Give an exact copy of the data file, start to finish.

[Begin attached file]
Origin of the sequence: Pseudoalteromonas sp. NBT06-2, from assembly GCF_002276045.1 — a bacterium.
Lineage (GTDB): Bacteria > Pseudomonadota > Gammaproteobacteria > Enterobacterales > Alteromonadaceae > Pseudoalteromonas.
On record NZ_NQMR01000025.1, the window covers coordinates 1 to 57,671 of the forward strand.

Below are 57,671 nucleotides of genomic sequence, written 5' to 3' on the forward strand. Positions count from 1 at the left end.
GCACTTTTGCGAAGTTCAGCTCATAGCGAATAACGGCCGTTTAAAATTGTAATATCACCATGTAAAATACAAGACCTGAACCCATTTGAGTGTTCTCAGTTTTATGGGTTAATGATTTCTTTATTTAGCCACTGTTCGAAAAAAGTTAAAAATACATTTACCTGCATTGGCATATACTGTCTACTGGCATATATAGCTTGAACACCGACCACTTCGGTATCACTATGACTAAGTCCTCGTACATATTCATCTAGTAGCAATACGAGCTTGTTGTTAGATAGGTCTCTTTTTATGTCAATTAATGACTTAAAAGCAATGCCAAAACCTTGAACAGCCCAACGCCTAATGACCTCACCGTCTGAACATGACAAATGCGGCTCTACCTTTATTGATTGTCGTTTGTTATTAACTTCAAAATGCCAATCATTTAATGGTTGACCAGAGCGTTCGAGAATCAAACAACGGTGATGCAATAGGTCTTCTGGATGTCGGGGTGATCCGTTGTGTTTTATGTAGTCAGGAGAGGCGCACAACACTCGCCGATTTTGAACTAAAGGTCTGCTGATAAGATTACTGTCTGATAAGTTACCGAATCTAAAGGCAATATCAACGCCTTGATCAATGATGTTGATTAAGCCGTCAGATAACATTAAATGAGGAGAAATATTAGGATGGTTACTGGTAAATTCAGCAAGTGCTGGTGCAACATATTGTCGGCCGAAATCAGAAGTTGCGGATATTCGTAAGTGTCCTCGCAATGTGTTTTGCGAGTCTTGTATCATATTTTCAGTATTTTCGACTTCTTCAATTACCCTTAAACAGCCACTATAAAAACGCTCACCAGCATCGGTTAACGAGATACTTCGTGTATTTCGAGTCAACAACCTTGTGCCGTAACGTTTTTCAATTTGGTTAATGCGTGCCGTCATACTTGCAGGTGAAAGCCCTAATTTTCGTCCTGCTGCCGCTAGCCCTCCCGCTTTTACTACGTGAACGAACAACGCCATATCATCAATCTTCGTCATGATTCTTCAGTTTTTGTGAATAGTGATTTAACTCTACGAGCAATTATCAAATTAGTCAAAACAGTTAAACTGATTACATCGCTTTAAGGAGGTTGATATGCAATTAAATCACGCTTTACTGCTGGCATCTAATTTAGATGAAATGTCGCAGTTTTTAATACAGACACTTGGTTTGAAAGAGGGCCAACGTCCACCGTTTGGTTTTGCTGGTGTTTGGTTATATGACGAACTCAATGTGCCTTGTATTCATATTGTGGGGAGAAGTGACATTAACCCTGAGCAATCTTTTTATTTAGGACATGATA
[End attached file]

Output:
Origin of the sequence: Pseudoalteromonas sp. NBT06-2, from assembly GCF_002276045.1 — a bacterium.
Lineage (GTDB): Bacteria > Pseudomonadota > Gammaproteobacteria > Enterobacterales > Alteromonadaceae > Pseudoalteromonas.
On record NZ_NQMR01000025.1, the window covers coordinates 1 to 57,671 of the forward strand.

Below are 57,671 nucleotides of genomic sequence, written 5' to 3' on the forward strand. Positions count from 1 at the left end.
GCACTTTTGCGAAGTTCAGCTCATAGCGAATAACGGCCGTTTAAAATTGTAATATCACCATGTAAAATACAAGACCTGAACCCATTTGAGTGTTCTCAGTTTTATGGGTTAATGATTTCTTTATTTAGCCACTGTTCGAAAAAAGTTAAAAATACATTTACCTGCATTGGCATATACTGTCTACTGGCATATATAGCTTGAACACCGACCACTTCGGTATCACTATGACTAAGTCCTCGTACATATTCATCTAGTAGCAATACGAGCTTGTTGTTAGATAGGTCTCTTTTTATGTCAATTAATGACTTAAAAGCAATGCCAAAACCTTGAACAGCCCAACGCCTAATGACCTCACCGTCTGAACATGACAAATGCGGCTCTACCTTTATTGATTGTCGTTTGTTATTAACTTCAAAATGCCAATCATTTAATGGTTGACCAGAGCGTTCGAGAATCAAACAACGGTGATGCAATAGGTCTTCTGGATGTCGGGGTGATCCGTTGTGTTTTATGTAGTCAGGAGAGGCGCACAACACTCGCCGATTTTGAACTAAAGGTCTGCTGATAAGATTACTGTCTGATAAGTTACCGAATCTAAAGGCAATATCAACGCCTTGATCAATGATGTTGATTAAGCCGTCAGATAACATTAAATGAGGAGAAATATTAGGATGGTTACTGGTAAATTCAGCAAGTGCTGGTGCAACATATTGTCGGCCGAAATCAGAAGTTGCGGATATTCGTAAGTGTCCTCGCAATGTGTTTTGCGAGTCTTGTATCATATTTTCAGTATTTTCGACTTCTTCAATTACCCTTAAACAGCCACTATAAAAACGCTCACCAGCATCGGTTAACGAGATACTTCGTGTATTTCGAGTCAACAACCTTGTGCCGTAACGTTTTTCAATTTGGTTAATGCGTGCCGTCATACTTGCAGGTGAAAGCCCTAATTTTCGTCCTGCTGCCGCTAGCCCTCCCGCTTTTACTACGTGAACGAACAACGCCATATCATCAATCTTCGTCATGATTCTTCAGTTTTTGTGAATAGTGATTTAACTCTACGAGCAATTATCAAATTAGTCAAAACAGTTAAACTGATTACATCGCTTTAAGGAGGTTGATATGCAATTAAATCACGCTTTACTGCTGGCATCTAATTTAGATGAAATGTCGCAGTTTTTAATACAGACACTTGGTTTGAAAGAGGGCCAACGTCCACCGTTTGGTTTTGCTGGTGTTTGGTTATATGACGAACTCAATGTGCCTTGTATTCATATTGTGGGGAGAAGTGACATTAACCCTGAGCAATCTTTTTATTTAGGACATGATA